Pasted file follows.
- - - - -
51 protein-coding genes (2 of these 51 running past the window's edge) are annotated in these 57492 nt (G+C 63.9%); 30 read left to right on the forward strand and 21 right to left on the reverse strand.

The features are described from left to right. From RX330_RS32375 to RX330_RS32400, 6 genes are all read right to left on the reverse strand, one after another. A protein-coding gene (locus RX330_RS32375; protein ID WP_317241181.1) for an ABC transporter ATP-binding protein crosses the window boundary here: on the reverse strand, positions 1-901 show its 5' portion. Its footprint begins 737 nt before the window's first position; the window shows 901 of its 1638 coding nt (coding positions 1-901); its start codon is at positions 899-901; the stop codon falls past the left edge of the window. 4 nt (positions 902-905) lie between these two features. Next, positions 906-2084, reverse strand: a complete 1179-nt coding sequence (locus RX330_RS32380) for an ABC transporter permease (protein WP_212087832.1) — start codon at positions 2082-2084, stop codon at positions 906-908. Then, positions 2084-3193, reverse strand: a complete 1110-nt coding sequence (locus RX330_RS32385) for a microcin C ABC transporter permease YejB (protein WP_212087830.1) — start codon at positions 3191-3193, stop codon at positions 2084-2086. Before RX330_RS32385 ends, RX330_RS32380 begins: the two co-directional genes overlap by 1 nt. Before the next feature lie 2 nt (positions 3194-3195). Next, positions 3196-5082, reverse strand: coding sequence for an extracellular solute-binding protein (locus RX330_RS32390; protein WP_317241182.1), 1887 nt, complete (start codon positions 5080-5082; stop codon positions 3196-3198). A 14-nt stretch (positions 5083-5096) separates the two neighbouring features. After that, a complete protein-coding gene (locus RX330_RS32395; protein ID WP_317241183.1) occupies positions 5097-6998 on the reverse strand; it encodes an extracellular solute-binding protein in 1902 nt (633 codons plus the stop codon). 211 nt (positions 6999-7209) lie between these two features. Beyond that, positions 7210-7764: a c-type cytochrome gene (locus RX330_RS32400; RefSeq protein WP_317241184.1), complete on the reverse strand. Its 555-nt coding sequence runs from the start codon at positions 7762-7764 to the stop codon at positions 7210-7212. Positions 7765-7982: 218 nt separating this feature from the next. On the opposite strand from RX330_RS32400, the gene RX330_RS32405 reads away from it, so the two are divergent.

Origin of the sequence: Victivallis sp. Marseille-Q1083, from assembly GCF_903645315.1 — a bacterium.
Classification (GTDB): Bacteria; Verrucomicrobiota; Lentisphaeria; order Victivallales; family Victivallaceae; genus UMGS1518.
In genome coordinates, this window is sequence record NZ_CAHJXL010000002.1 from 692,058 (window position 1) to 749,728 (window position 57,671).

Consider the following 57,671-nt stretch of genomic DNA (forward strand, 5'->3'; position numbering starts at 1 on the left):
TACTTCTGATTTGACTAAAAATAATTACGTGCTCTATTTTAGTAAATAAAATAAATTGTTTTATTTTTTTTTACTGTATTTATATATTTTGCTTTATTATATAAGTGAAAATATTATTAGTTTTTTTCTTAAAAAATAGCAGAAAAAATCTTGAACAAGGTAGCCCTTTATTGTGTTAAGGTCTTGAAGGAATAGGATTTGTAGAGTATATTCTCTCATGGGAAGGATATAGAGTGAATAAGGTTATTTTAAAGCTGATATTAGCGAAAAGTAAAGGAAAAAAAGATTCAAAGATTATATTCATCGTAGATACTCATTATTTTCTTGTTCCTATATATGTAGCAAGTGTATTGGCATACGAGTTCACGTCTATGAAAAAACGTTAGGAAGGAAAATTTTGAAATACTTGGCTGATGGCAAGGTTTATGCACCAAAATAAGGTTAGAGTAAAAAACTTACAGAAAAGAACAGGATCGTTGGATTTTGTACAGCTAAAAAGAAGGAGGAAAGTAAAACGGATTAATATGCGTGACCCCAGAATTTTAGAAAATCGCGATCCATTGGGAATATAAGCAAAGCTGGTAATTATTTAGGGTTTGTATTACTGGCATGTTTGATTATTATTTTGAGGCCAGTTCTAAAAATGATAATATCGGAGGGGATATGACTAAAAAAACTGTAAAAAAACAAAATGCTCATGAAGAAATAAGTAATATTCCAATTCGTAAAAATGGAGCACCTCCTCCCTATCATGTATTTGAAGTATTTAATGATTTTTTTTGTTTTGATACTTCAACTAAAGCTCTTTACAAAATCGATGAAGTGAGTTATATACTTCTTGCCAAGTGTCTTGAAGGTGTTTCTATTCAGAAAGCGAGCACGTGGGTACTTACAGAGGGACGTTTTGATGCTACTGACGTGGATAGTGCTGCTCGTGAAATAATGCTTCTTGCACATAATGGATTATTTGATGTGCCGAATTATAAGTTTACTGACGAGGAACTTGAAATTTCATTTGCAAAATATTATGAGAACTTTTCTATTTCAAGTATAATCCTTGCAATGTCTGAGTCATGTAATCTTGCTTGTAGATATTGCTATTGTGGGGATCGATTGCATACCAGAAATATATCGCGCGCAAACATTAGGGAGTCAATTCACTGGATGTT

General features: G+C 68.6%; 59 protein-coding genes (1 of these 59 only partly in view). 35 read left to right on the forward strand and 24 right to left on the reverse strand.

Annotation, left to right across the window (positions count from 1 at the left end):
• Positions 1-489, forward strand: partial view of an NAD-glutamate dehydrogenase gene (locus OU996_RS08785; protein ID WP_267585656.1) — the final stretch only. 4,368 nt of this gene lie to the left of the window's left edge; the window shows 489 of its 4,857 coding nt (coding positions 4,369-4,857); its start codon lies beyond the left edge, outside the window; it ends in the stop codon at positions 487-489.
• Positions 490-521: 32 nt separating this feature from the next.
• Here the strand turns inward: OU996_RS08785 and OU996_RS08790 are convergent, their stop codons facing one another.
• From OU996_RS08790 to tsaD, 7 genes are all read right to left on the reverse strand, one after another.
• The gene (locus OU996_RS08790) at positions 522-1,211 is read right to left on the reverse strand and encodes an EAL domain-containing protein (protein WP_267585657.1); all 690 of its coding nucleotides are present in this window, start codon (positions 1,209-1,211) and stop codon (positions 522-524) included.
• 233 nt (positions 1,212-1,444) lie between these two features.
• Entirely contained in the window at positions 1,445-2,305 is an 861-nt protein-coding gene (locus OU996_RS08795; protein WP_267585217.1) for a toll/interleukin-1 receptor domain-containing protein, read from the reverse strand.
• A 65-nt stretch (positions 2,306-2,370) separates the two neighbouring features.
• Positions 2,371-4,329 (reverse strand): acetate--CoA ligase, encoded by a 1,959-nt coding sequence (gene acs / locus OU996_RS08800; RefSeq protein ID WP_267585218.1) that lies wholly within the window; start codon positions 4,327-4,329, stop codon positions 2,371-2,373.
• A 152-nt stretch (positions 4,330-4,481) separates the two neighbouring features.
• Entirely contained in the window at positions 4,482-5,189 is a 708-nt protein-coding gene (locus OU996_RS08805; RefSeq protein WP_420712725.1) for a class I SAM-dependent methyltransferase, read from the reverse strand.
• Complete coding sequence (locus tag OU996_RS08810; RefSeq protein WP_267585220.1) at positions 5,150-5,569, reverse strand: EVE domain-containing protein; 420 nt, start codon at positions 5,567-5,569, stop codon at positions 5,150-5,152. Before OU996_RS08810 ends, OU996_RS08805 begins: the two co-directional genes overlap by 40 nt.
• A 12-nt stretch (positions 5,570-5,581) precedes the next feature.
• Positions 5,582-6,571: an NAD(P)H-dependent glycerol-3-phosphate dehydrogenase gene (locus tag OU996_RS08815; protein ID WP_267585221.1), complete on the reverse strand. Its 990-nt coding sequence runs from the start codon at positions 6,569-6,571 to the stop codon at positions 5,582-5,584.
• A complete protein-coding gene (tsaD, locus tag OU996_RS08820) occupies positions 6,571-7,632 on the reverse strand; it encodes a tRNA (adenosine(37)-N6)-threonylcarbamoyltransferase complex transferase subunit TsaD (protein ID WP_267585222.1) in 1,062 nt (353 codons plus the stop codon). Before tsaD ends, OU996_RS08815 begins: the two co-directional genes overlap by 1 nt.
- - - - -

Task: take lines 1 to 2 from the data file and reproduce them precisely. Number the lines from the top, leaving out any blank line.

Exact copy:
51 protein-coding genes (2 of these 51 running past the window's edge) are annotated in these 57492 nt (G+C 63.9%); 30 read left to right on the forward strand and 21 right to left on the reverse strand.

The features are described from left to right. From RX330_RS32375 to RX330_RS32400, 6 genes are all read right to left on the reverse strand, one after another. A protein-coding gene (locus RX330_RS32375; protein ID WP_317241181.1) for an ABC transporter ATP-binding protein crosses the window boundary here: on the reverse strand, positions 1-901 show its 5' portion. Its footprint begins 737 nt before the window's first position; the window shows 901 of its 1638 coding nt (coding positions 1-901); its start codon is at positions 899-901; the stop codon falls past the left edge of the window. 4 nt (positions 902-905) lie between these two features. Next, positions 906-2084, reverse strand: a complete 1179-nt coding sequence (locus RX330_RS32380) for an ABC transporter permease (protein WP_212087832.1) — start codon at positions 2082-2084, stop codon at positions 906-908. Then, positions 2084-3193, reverse strand: a complete 1110-nt coding sequence (locus RX330_RS32385) for a microcin C ABC transporter permease YejB (protein WP_212087830.1) — start codon at positions 3191-3193, stop codon at positions 2084-2086. Before RX330_RS32385 ends, RX330_RS32380 begins: the two co-directional genes overlap by 1 nt. Before the next feature lie 2 nt (positions 3194-3195). Next, positions 3196-5082, reverse strand: coding sequence for an extracellular solute-binding protein (locus RX330_RS32390; protein WP_317241182.1), 1887 nt, complete (start codon positions 5080-5082; stop codon positions 3196-3198). A 14-nt stretch (positions 5083-5096) separates the two neighbouring features. After that, a complete protein-coding gene (locus RX330_RS32395; protein ID WP_317241183.1) occupies positions 5097-6998 on the reverse strand; it encodes an extracellular solute-binding protein in 1902 nt (633 codons plus the stop codon). 211 nt (positions 6999-7209) lie between these two features. Beyond that, positions 7210-7764: a c-type cytochrome gene (locus RX330_RS32400; RefSeq protein WP_317241184.1), complete on the reverse strand. Its 555-nt coding sequence runs from the start codon at positions 7762-7764 to the stop codon at positions 7210-7212. Positions 7765-7982: 218 nt separating this feature from the next. On the opposite strand from RX330_RS32400, the gene RX330_RS32405 reads away from it, so the two are divergent.